This is all nonsense, of course. What antivaxers mean when they say that vaccines aren’t tested against a placebo control is that many vaccine studies look at the vaccine versus vaccine minus the actual antigens. That means both control and the test vaccine groups receive whatever adjuvants are being used, such as commonly used aluminum hydroxide adjuvants. This is, of course, the most scientifically rigorous way to do such a trial: Use controls that have everything except the “active ingredient” of the vaccine in order to see if it is the antigens in the vaccine producing immunity to the disease being vaccinated against. The rationale, of course, is that we have copious data regarding the safety of aluminum adjuvants, meaning that a third group receiving a saline-only control is an unnecessary extra expense and waste of precious clinical trial volunteers. It would also be harder to justify a trial in which two thirds of the recipients are left potentially vulnerable to disease. However, antivaxers who fear aluminum and ascribe all sorts of evil to this particular adjuvant claim that the reason aluminum-containing placebos are used in some vaccine trials is to obscure adverse reactions due to the aluminum. Of course, for most vaccines, it’s not too hard to find randomized controlled clinical trials using saline-only controls. Whenever an antivaxer says that there are no studies using “correct” controls, they’re either lying, parroting antivaccine talking points, or ignorant.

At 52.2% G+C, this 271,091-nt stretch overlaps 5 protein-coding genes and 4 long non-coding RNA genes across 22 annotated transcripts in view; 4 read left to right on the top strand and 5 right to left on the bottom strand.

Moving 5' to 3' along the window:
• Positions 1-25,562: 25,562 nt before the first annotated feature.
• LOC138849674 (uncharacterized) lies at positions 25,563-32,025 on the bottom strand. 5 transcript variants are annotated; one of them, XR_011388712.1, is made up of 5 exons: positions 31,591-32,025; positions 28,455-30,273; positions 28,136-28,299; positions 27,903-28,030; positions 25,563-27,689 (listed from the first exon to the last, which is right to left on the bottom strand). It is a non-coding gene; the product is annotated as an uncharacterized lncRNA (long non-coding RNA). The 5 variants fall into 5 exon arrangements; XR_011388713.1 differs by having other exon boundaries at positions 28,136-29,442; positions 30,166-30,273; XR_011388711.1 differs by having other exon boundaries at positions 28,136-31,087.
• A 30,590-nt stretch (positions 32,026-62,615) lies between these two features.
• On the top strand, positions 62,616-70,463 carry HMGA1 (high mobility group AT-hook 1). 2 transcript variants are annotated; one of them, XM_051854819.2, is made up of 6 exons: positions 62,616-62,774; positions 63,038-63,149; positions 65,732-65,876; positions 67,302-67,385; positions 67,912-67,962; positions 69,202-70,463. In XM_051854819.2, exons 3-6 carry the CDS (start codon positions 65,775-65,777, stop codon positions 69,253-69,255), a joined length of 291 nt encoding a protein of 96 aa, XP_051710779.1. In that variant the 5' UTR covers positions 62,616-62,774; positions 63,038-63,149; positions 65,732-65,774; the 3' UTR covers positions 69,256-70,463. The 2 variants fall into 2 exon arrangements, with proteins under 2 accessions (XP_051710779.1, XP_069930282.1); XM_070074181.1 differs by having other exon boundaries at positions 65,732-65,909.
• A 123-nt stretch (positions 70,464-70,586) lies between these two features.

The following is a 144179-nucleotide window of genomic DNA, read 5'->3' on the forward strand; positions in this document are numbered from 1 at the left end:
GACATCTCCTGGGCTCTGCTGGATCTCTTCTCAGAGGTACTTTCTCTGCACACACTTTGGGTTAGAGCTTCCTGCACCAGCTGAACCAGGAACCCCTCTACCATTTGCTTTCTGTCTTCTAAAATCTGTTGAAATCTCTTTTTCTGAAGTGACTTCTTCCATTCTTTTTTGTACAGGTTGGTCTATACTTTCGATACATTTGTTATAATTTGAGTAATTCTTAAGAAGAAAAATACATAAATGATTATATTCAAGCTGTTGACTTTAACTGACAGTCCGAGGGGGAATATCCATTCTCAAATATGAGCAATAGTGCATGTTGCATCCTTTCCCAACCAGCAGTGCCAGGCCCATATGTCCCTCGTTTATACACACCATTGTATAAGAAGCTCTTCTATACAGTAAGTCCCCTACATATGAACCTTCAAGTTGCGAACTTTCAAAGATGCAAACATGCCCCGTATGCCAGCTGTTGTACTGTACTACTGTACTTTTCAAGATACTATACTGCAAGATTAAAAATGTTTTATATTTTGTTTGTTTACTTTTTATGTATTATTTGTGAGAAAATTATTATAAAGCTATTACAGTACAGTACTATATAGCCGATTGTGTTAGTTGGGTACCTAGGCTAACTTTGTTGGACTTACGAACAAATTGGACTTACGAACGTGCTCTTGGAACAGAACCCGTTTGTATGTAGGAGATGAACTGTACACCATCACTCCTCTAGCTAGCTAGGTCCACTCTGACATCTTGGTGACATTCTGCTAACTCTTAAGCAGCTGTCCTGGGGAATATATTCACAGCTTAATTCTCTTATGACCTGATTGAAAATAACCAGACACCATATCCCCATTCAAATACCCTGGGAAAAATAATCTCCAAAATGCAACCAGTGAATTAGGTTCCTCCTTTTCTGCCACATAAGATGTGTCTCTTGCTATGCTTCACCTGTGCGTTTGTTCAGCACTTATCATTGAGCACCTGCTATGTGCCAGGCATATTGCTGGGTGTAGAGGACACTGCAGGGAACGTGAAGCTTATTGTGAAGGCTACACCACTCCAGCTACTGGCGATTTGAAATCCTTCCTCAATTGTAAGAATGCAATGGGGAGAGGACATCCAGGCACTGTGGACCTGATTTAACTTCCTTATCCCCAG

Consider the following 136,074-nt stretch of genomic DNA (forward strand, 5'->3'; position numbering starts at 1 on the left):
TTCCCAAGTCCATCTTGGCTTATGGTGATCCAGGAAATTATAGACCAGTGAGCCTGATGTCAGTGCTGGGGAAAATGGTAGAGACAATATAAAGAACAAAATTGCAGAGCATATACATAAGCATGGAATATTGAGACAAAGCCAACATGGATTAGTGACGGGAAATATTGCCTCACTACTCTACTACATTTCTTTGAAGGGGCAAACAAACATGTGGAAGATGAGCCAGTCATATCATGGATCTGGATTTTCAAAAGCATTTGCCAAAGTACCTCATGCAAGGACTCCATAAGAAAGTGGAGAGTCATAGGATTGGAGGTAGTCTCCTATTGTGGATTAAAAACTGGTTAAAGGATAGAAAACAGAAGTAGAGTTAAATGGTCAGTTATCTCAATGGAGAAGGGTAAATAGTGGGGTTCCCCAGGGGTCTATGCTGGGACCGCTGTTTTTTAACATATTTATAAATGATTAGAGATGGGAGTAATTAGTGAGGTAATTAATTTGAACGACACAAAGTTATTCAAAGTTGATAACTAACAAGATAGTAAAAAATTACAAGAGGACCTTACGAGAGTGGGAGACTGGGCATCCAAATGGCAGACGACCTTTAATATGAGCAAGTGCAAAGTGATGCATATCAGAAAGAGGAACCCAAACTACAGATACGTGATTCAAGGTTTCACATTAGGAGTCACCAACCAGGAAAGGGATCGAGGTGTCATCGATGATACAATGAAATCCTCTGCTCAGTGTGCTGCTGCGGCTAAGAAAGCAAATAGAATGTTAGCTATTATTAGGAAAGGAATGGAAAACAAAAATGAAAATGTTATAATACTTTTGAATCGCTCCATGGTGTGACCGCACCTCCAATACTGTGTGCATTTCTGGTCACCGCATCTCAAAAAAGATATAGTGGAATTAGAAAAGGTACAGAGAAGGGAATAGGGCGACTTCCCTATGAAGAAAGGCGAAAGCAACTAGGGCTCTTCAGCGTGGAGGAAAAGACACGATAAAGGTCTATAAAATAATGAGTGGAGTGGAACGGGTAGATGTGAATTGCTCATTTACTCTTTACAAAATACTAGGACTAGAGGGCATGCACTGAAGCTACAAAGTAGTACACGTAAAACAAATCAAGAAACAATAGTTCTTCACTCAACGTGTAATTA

Then there’s the (mis)use of epigenetics, a science frequently abused by quacks, to produce what I like to call the “special snowflake” gambit. In essence, Brogan claims we are all so unique that it is impossible to tell how any given person will react to a vaccine:
To suggest that a pharmaceutical product should be delivered to all persons regardless of age, weight, health status, and history is to ignore all of the advances of modern science that suggest that biochemical individuality is the key to health and wellness. Many studies have shown that people react differently to vaccines based on age, stress levels,22 health status,23 previous exposures,24 genetics,25,26 and other ‘host factors’ that we can’t quantify – like current mood!27 Yet there have been no efforts to tailor vaccines to specific physiologies. As each person contains a unique signature of interrelated characteristics, people can react in wildly different ways to the same vaccines.
This is the sort of spinning of science that makes individual points that are true and weaves them into a misleading argument that, because biology is complicated and there is variability in response to a medical intervention, we might as well throw up our hands and do nothing until we find out how to quantify exactly how each individual will react to any given intervention. In the case of vaccination, such an argument ignores the billions of doses of vaccine administered over many decades with an incredibly low rate of adverse reactions. Sure, vaccines are imperfect, and not everyone reacts the same to them, but what Dr. Brogan is doing here is the old denialist trip of sowing fear, uncertainty, and doubt (FUD), not providing a sober assessment of vaccine risks.
You know where she’s coming from when she invokes the “toxins gambit”:
All the flu vaccine components are potentially toxic; thimerosal is a mercurybased31 preservative, formaldehyde is a known carcinogen, gelatin and egg proteins are allergens, antibiotics are literally designed to kill cells, and I can’t even imagine how muscle cells respond to an influx of straight sugar.